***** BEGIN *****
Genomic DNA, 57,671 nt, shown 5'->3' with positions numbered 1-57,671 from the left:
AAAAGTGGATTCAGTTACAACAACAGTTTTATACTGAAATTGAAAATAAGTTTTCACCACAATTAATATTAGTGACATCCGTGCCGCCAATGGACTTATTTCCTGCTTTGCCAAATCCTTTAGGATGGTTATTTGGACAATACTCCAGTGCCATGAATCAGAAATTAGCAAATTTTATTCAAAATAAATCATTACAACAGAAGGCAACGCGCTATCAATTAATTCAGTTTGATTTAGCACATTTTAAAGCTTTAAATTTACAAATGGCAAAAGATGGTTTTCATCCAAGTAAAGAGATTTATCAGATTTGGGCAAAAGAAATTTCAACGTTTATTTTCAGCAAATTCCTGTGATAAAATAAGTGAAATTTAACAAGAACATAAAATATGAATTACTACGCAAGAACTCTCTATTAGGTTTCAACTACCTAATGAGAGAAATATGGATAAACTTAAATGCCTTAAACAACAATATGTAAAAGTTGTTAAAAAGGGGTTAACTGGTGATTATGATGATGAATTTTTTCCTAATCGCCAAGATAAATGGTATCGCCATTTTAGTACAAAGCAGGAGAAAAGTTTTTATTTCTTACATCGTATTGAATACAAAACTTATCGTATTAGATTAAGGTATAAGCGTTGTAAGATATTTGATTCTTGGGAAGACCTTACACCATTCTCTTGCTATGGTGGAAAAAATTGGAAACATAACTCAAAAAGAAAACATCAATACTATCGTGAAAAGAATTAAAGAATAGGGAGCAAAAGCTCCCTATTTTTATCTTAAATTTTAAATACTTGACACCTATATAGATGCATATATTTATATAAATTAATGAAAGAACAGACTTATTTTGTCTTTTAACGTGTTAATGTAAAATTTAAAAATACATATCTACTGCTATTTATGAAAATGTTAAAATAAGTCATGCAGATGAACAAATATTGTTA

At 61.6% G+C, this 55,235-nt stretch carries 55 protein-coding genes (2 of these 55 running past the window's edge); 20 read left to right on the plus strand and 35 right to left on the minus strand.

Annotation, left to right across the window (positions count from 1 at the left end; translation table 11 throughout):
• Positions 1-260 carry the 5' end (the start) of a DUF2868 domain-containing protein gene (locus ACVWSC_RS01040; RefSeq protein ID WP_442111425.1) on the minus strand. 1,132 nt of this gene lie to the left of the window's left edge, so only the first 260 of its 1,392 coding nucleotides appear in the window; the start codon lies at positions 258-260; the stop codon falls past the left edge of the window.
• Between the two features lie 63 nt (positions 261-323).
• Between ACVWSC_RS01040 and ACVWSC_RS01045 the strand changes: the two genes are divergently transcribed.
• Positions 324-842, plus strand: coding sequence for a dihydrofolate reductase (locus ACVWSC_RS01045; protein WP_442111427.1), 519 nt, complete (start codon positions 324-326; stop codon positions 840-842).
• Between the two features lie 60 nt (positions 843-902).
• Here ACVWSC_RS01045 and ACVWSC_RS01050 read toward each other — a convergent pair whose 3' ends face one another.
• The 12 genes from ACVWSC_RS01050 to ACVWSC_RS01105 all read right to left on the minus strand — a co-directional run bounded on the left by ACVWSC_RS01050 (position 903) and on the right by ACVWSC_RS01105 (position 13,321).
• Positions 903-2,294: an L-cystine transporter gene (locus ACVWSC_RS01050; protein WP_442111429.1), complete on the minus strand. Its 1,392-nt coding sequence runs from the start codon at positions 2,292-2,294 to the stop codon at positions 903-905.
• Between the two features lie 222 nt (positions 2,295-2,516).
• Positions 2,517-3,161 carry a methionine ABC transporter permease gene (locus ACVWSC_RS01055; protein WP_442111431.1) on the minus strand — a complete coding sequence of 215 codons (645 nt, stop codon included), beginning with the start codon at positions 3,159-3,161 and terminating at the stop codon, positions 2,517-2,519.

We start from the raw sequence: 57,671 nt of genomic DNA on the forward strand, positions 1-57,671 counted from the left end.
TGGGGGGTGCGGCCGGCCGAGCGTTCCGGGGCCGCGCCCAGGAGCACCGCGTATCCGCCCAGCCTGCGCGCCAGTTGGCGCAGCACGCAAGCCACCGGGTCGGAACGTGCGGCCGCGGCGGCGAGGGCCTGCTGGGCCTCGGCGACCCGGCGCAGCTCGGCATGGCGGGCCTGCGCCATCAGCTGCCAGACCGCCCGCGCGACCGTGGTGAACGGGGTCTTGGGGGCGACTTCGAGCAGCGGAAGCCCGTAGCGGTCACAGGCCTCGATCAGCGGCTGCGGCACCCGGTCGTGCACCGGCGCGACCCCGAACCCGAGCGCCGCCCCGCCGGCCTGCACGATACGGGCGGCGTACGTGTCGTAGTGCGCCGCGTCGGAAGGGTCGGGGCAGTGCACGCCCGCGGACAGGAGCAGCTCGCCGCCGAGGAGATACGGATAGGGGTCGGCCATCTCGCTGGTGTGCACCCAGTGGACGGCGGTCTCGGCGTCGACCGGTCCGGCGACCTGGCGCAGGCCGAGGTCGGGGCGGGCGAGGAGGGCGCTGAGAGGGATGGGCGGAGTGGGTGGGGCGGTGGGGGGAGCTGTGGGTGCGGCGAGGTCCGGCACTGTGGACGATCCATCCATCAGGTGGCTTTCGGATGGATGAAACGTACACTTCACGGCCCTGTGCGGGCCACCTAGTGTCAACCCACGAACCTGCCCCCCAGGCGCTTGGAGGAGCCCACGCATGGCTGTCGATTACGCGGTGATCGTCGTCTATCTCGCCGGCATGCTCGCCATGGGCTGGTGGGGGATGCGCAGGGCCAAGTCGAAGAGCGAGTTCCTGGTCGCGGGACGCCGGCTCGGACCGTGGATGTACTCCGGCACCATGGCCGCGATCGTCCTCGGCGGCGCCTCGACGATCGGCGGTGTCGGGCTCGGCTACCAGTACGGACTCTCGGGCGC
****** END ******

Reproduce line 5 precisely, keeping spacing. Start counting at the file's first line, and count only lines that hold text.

• Positions 1-260 carry the 5' end (the start) of a DUF2868 domain-containing protein gene (locus ACVWSC_RS01040; RefSeq protein ID WP_442111425.1) on the minus strand. 1,132 nt of this gene lie to the left of the window's left edge, so only the first 260 of its 1,392 coding nucleotides appear in the window; the start codon lies at positions 258-260; the stop codon falls past the left edge of the window.